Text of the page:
This FAQ will be updated as required and posted to ALT.REC.HOVERCRAFT at least once a month. It is meant to be used as general reference by those not familiar with the hovercraft. If you reproduce this in any way, I only ask that you give me some credit (unless it's bad).
1 This FAQ is completely sucky... how can I make repairs to it? 2 What is a hovercraft? 3 The Skirt 3.1 What's the big deal about the skirt? 3.2 What types of skirts are there? 3.2.1 The bag skirt 3.2.2 The segmented skirt 3.2.3 The juped skirt 3.3 Comparison between skirts. 4 The Engine 4.1 How many engines does a hovercraft need? 4.2 What types of engines can a hovercraft use? 5 Okay, a hovercraft sits on a cushion of air but where does the air come from? 5.1 How many fans does a hovercraft use? 5.1.1 Single fan design 5.1.2 Dual fan design 5.2 What types of fans are there? 5.2.1 Axial fans 220.127.116.11 Ducted fans 18.104.22.168 Propellers 22.214.171.124 Propellers vs. Fans 5.2.2 Centrifugal fans 6 How much does a hovercraft cost? 6.1 What are some good sources for buying a hovercraft? 7 Where can I find plans to build a hovercraft? 8 Do you need a pilot license? Driver license? Any US states require licenses? 9 Are there associations and conventions for hovercraft owners? Clubs 9.1 Conventions 9.1.1 U.S.A. 9.1.2 France. 10 Are hovercraft allowed on public roadways? 11 What companies manufacture hovercraft? 11.1 Australia 11.2 England 11.3 Canada 11.4 Holland 11.5 U.S.A. 12 Where can I get more information about hovercraft on the Internet? 13 Can you recommend good hovercraft books to read? 14 Can you make a hovercraft stop and back-up? 14.1 Reversible pitch fan 14.2 Reverse bucket 14.3 Transmission 14.4 Puff ports 15 Can I insure my hovercraft? 16 Aren't hovercraft ‘handicapped’ when it comes to control (stopping/steering)? 17 Do Hoverboards like in ‘Back to the Future’ really exist? 18 Where the heck to do I find 1/8” marine plywood!?! ----------------------------------------------------------------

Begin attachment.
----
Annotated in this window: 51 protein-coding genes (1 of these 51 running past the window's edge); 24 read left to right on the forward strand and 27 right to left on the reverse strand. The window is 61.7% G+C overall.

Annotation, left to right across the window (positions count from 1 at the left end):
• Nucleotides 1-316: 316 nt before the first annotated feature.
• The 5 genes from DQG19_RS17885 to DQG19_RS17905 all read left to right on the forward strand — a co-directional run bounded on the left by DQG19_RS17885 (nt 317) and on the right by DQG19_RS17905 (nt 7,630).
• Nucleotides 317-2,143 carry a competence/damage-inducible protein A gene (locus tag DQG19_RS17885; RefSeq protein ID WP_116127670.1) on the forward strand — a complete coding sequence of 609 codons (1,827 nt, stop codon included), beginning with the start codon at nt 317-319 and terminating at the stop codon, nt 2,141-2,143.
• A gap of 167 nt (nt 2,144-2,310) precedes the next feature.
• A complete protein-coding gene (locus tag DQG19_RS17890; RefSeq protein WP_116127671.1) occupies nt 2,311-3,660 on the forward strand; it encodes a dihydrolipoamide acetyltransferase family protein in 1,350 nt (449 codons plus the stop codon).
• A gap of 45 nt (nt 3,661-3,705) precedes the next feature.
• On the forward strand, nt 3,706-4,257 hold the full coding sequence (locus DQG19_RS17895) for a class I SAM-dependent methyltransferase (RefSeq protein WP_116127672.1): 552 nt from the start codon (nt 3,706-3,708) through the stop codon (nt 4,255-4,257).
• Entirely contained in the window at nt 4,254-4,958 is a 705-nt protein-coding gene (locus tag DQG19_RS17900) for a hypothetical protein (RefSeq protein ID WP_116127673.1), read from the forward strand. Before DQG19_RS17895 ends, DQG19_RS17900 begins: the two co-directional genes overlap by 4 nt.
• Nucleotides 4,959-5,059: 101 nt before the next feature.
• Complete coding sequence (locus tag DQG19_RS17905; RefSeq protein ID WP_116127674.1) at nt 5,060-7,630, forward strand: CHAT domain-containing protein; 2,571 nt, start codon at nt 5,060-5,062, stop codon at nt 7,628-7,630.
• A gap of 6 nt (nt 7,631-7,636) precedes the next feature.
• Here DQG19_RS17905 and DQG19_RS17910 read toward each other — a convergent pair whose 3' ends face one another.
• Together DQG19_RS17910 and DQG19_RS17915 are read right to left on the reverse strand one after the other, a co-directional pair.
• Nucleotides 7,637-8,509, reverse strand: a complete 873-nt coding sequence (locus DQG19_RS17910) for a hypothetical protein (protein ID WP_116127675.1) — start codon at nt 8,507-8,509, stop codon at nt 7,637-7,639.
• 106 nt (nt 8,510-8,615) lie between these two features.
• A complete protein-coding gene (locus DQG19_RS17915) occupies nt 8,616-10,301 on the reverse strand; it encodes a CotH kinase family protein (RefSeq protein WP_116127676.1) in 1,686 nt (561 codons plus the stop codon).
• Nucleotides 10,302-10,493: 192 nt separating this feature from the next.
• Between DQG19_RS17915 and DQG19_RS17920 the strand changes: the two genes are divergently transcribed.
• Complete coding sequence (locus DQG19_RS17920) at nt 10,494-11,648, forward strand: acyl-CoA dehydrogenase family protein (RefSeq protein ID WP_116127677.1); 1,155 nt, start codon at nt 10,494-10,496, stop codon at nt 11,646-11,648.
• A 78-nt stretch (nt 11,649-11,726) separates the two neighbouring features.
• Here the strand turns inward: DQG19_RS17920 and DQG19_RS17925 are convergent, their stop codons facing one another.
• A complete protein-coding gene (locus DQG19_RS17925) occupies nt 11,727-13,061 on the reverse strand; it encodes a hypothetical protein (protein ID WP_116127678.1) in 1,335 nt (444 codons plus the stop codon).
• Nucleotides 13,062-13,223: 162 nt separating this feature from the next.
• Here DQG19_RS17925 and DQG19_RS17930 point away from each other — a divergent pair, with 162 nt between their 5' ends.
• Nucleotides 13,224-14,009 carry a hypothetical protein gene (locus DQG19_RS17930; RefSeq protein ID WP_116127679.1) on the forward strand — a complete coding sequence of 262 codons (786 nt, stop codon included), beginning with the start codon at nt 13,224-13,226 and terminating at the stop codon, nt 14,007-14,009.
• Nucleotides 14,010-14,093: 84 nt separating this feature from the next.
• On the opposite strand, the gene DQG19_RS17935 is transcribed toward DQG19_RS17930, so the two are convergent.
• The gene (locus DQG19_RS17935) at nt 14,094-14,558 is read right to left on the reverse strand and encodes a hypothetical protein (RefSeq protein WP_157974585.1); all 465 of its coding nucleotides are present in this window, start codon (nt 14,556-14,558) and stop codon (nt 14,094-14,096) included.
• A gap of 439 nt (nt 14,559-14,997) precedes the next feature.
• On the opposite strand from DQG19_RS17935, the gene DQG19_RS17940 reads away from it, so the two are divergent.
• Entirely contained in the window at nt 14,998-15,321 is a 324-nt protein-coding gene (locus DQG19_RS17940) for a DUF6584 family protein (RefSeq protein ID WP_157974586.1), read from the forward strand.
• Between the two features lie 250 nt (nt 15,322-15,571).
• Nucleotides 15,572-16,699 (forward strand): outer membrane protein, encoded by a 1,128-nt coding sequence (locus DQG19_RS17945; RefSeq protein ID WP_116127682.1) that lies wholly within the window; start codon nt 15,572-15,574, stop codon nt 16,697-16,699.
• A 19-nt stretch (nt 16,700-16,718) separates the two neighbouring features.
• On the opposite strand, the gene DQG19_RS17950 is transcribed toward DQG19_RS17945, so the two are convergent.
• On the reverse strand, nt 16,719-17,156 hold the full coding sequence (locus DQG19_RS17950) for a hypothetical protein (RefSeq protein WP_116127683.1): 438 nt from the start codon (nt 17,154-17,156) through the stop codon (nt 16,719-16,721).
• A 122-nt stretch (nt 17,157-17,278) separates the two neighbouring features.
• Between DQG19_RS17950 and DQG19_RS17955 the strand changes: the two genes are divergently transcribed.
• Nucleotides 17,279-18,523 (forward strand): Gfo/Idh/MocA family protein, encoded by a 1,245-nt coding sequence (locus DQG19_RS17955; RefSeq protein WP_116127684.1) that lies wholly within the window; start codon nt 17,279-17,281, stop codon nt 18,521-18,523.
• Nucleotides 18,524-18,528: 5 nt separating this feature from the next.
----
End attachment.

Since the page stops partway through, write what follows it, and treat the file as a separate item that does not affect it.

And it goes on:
>1. This FAQ is completely sucky... how can I make repairs to it?
Just e-mail me at . I'm not claiming to be an expert so there may very well be errors in this and I'll be happy to fix them or add more information if you want to set me straight.
>2. What's a hovercraft?
I'm going to answer this question with a description of newer, popular hovercraft. Perhaps I'll add a history lesson later with descriptions of peripheral jets, etc.
A hovercraft is a vehicle which is suspended upon a cushion of air. The cushion of air is generated by a fan which is attached to an engine which is attached to the hovercraft. The cushion of air is contained by a flexible sleeve called a 'skirt' that is attached around the perimeter of the craft to hold the air under the craft and thus upon an air cushion. The craft is then propelled by whatever means is necessary to carry it forward. A majority of craft simply utilize a ducted fan or a propeller attached to a small 2 or 4 cycle engine. Be assured that pretty much every mode of propulsion known to man has already been tried from jet engines to sails.